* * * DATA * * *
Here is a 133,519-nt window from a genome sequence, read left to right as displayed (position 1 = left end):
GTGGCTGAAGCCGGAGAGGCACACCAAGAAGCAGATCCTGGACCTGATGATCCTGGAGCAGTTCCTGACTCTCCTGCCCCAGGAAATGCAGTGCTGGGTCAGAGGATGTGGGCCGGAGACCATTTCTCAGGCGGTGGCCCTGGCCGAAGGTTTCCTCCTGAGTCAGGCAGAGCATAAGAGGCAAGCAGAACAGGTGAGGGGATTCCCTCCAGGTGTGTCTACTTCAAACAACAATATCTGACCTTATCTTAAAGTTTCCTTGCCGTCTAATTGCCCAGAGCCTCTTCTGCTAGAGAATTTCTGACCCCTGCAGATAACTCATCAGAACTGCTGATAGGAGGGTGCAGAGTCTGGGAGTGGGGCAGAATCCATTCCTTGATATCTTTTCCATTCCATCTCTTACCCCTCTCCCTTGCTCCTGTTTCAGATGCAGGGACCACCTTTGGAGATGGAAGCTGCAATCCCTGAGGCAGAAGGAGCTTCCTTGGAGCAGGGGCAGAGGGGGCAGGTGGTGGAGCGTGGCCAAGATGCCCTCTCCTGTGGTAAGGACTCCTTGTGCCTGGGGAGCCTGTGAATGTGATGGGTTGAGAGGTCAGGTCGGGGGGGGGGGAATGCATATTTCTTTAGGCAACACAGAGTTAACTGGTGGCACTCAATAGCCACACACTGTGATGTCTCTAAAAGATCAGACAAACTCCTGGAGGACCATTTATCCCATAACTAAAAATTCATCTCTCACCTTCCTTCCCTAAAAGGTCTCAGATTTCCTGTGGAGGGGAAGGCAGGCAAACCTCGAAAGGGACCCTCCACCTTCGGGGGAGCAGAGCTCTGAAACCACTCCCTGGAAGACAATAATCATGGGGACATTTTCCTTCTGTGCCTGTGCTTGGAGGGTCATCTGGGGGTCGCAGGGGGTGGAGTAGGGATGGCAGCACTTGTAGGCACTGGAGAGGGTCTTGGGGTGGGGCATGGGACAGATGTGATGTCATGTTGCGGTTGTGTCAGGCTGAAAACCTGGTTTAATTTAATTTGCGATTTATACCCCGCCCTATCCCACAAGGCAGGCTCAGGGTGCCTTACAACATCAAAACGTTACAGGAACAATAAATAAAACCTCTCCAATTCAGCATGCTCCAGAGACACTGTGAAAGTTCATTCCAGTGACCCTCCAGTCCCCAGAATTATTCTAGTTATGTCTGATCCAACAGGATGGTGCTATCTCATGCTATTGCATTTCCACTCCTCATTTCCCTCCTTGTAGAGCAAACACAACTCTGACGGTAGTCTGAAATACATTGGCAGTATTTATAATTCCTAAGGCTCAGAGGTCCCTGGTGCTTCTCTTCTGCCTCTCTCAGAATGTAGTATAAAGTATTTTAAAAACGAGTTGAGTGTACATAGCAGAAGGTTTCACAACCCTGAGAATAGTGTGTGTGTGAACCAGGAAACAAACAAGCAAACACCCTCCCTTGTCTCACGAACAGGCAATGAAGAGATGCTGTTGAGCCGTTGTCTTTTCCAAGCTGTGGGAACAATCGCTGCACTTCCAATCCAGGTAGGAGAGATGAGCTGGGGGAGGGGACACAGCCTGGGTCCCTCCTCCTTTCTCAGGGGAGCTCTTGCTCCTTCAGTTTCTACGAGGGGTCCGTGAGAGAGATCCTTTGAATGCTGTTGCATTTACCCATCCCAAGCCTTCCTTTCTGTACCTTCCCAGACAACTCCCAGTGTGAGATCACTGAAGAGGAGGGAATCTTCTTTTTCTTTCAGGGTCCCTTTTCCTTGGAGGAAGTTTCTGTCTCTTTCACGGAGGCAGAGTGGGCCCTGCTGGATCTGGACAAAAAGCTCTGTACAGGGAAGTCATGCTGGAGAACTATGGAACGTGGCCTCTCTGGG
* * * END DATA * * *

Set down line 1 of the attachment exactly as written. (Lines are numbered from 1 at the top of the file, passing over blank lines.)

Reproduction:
Here is a 133,519-nt window from a genome sequence, read left to right as displayed (position 1 = left end):